Bibicoff, a dance instructor for over 15 years who was in the national tour of "Swing!," said putting on a show with most of the cast wearing roller-skates always presented a risk, but producers were careful to use crash pads and employ expert coaches. The injury count at "Spider-Man" has her puzzled.
"In physical shows, people are going to be injured and that's part of the nature of the business, but this seems quite extreme," Bibicoff said. "I don't know what they're doing in this show that makes it so extra dangerous."
The injury to Tierney prompted some Broadway stars to vent online. "Rent" lead Adam Pascal said on Facebook that Taymor "should be put in jail for assault," while Alice Ripley, who won a Tony for "Next to Normal," asked on Twitter, "Does someone have to die?"
The first Spider-Man preview did not go well. The Marvel Comics-endorsed musical had to be halted five times due to technical glitches and its running time ballooned to over three hours. Word of Mendoza's head injury came later.
While the length of the show has been steadily cut and the number of delays has dropped, audiences at previews often seem confused about the role of Arachne and under-whelmed by the finale. An unusually long preview period and the show's less-than-forthcoming public relations strategy have prompted some critics to publish their own preliminary reviews, breaking a customary rule.
Taymor's visionary reputation has taken another hit with the film "The Tempest," her interpretation of the William Shakespeare classic that has Helen Mirren playing the lead. Released this month, the movie was greeted by mostly negative reviews. Taymor has also pulled out of a high-profile public forum on the arts in early January that features Robert Redford, Tim Rice and Kevin Spacey.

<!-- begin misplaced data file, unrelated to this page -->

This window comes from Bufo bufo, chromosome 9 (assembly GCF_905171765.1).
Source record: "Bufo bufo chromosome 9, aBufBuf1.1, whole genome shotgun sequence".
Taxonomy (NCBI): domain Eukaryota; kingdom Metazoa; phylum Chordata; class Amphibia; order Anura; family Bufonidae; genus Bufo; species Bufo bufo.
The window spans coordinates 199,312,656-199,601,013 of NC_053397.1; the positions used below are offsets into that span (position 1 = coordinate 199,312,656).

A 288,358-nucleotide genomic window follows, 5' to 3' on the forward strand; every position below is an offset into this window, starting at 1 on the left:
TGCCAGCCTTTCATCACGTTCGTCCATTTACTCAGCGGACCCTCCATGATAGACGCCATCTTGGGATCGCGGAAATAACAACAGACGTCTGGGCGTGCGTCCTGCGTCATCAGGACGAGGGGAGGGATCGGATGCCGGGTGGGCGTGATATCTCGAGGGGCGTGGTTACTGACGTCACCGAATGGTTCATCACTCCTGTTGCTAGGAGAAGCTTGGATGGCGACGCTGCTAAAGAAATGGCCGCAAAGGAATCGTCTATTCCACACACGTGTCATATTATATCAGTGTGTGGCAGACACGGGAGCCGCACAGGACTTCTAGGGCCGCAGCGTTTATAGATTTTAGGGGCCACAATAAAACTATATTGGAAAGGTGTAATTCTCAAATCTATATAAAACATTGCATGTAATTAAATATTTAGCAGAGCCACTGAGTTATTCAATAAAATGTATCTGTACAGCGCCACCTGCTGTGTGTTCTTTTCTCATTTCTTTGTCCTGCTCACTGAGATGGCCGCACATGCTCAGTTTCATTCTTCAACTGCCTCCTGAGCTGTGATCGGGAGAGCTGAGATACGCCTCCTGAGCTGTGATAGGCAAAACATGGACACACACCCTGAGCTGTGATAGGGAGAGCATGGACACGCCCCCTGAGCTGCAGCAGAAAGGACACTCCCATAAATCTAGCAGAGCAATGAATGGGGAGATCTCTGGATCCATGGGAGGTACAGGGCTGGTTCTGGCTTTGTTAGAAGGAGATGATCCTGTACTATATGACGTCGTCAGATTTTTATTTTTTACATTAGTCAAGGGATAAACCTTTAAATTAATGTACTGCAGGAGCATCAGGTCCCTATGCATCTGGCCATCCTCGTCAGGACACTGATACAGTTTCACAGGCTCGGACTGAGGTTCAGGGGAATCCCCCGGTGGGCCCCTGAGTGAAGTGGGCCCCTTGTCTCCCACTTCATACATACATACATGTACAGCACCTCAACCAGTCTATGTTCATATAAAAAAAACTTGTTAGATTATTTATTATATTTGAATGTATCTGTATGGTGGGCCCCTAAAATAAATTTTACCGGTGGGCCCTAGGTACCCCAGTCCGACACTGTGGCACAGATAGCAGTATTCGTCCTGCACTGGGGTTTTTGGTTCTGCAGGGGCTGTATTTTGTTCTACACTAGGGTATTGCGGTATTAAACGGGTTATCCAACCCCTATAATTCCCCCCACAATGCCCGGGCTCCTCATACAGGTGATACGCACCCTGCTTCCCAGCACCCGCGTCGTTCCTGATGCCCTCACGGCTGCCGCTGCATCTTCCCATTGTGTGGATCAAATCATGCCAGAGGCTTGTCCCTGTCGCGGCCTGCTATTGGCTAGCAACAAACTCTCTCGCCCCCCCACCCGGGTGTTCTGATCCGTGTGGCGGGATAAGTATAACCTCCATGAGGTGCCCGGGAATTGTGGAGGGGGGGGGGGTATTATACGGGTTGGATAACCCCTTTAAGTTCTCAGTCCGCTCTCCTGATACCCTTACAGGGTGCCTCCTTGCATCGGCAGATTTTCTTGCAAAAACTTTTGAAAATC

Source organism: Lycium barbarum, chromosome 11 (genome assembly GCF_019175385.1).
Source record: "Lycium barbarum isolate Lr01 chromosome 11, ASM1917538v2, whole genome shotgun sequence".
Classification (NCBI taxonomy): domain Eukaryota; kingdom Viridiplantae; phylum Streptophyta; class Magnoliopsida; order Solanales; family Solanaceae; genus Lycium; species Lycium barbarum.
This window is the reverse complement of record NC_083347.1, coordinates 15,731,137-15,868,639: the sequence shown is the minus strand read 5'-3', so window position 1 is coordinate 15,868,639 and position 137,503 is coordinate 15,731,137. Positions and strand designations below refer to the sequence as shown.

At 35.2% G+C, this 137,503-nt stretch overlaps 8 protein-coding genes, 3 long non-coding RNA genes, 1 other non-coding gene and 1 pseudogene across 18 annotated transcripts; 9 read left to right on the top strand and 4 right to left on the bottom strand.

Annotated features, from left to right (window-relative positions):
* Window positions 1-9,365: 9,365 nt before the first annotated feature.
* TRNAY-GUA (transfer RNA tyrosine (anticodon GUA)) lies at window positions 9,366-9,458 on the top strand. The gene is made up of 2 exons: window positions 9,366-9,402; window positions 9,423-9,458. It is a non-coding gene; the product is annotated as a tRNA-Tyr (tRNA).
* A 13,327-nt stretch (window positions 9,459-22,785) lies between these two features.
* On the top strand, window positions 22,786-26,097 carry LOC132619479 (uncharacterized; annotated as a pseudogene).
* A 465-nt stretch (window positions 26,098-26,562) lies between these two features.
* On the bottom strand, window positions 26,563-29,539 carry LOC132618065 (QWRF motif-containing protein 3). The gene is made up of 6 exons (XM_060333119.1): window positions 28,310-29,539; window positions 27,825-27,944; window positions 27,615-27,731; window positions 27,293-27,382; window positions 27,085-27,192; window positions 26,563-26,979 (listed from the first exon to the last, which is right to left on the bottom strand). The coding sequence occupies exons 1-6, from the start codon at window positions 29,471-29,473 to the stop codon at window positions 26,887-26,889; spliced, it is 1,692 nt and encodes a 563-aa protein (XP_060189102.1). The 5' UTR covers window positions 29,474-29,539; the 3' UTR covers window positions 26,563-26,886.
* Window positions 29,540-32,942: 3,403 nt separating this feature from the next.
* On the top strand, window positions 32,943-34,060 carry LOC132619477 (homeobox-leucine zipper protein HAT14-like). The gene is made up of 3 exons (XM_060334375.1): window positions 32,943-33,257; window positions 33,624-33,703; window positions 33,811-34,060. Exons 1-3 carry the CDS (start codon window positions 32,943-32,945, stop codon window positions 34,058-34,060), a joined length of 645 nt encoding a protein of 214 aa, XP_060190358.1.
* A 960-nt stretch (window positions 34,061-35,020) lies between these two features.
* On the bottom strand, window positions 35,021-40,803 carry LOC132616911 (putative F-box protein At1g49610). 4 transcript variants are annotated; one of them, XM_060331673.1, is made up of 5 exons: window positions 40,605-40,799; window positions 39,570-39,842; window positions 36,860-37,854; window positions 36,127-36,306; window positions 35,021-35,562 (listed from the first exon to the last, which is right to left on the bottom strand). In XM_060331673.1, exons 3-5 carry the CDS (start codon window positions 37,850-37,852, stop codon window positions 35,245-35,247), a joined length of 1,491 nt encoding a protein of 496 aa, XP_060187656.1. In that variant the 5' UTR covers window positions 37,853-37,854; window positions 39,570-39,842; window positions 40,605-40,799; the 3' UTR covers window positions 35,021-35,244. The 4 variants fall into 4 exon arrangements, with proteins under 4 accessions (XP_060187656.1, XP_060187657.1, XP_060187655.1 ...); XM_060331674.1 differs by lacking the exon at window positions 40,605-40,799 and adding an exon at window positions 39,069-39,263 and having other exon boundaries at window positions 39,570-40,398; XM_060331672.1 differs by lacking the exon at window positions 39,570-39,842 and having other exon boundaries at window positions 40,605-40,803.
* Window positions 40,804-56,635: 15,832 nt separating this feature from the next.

Known for her singular vision, Taymor is also notorious for her single-minded determination to see it through and has been given wide discretion and artistic license to make Spider-Man fly. Bono and The Edge, currently on tour with U2, will return to New York to help her with the Broadway musical in January.
Not everyone is ready to put a stake through the show's heart. Stephen Hendel, who co-conceived and produced the Tony Award-nominated "Fela!," saw a performance of "Spider-Man: Turn Off the Dark" on Monday night and said he admired the obviously huge amount of work apparent on stage.
"Look, there are a lot of very, very talented people involved in the show, and I was struck by what they did, which was beautiful and sensational," Hendel said. "It's something that everyone has to judge for themselves, but the stage images are glorious, the music is fantastic, the performances are excellent and there was evidence of a great deal of theatrical and artistic talent involved in the production."
The show has been built specifically for the 1,928-seat Foxwoods Theatre on 42nd Street, meaning a traditional out-of-town tryout to fix glitches wasn't possible. Lead producer Michael Cohl has said he considered delaying previews until the production had gelled better, but argued that the cast and crew had to bite the bullet eventually, even if they risked embarrassments and bad press.
The show's massive costs — a 41-member cast, 18 orchestra members, complicated sets and dozens of daring aerial stunts, including a battle between two characters over the audience — mean the theater will have to virtually sell out every show for several years just to break even. The weekly running bill has been put as high as $1 million. (Tickets are priced from $67.50-$135 for weekday performances and $67.50-$140 for weekend performances. Top premium seats go for over $275.)
The show's struggles haven't dimmed its weekly revenues, with the theater routinely packed and the musical usually pulling in close to $1 million per week. Last week, for just four previews, it earned $944,000 at full capacity, according to The Broadway League.